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David Barron Furniture
Updated: 1 hour 52 min ago
I was surprised to learn that James's travisher was his best selling tool, I had naively assumed that his spokeshaves would be more popular. That was until I used one! It worked superbly both across and with the grain. He sells them as a complete tool or in kit form for about 2/3rds of the price. As I noticed one or two of his well used travishers had a worn nose I decided to buy the kit and inlay a lignum Vitae block.
Here's a couple of shots after initial shaping of the block on the band saw.
The nose needs to be relieved so that the blade can make contact in the hollowed seat and this was done with a medium rasp ( below).
Here are some shots of the finished shave which took about 1 1/2 hours in all to complete.
The instructions say that the shaving exit can be through the top (as recommended) or via the rear. James says the advantage of the top is you can place your thumbs behind the blade for the best control which is certainly the case. I also found that you could see exactly where the shaving was being taken which was very helpful when I came close to the lines. This is a wonderful tool to use and I will be using it on a work shop stool in the near future.
One of James's suggestions for finishing the underside of the seat on the Windsor chairs was using a scrub plane. The idea was to leave a textured surface which would be felt when the chair was moved or picked up, I was impressed and chose to use this on my chair. Sad to say I've never used a scrub plane, it was remarkably easy and good fun.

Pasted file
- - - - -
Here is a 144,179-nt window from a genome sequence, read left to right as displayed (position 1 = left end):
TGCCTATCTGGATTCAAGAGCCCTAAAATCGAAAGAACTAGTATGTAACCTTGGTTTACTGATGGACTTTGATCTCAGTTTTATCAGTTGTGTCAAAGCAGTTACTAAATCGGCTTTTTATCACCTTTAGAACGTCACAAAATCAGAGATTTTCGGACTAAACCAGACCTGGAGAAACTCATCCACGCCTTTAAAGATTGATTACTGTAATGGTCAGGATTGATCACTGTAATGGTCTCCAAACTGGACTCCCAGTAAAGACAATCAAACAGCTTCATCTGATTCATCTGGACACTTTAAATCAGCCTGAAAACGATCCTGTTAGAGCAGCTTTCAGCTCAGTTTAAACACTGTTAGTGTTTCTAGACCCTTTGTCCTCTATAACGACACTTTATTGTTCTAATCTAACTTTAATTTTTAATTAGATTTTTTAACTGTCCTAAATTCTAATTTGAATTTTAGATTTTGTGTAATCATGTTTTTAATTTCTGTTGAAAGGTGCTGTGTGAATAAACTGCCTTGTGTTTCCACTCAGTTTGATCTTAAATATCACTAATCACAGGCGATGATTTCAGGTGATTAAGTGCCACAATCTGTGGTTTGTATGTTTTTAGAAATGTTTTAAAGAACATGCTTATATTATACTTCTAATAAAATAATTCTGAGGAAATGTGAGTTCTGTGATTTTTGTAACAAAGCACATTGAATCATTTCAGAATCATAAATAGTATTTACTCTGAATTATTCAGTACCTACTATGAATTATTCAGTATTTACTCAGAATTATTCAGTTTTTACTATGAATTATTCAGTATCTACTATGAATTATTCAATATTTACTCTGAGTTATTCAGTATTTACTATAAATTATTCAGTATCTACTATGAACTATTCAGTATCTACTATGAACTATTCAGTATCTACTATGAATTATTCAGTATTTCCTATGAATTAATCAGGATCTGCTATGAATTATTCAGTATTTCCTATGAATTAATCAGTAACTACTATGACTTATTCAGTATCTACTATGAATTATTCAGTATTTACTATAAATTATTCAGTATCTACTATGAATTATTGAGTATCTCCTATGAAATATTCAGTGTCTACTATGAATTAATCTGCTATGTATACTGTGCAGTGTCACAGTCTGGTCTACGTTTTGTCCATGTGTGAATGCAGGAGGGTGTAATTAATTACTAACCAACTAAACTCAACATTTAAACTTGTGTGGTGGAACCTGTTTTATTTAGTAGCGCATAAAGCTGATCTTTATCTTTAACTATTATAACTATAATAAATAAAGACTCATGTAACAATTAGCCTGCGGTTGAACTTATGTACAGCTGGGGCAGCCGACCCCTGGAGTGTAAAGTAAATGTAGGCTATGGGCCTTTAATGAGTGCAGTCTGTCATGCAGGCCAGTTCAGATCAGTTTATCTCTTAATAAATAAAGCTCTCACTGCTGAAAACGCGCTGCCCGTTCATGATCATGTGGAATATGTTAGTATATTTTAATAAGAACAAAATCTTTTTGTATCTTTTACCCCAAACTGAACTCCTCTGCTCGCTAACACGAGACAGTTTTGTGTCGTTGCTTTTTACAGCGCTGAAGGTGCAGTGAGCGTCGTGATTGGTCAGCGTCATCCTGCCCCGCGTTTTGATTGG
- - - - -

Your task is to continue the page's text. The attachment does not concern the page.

Instead of buying a new one (even Lie Nielsen and Veritas versions are reasonable) I decided to adapt a plane I already had, this little ECE block plane. It is very comfortable to hold but has a gaping mouth, which while not great for smoothing, is ideal as a scrub plane.
Ten careful minutes on the grinder and the blade was reshaped, now I just need a project to use it on!
I managed to find time to clean up the glue and do the final scraping and sanding. Having pondered a number of finishes I used a penetrating oil (details at the end) which will need many coats.
The continuous arm Windsor designed by James Mursell looks great from any angle.
I simplified the seat shape from the more traditional design and managed to find a board with some nice olive colour running the middle (sorry Simon, you'll have to be quicker next time!)
I managed to find some olive ash legs as well.
Contrasting wedges were used for the arm spindles and it's worth taking a little time to make sure these are centred and the correct width.
The finished I used was Devon Wood Oil as warranted by the Royal Household, if it's good enough for the queen.....
During the 5 day course James shared many little tips, here we have taped up the prior to drilling to minimise the risk of tearout. The blue string gave something to run a sharp knife against making removal much easier.
Banging in the wedges for the legs, tilting the stool so the leg is vertical to the bench.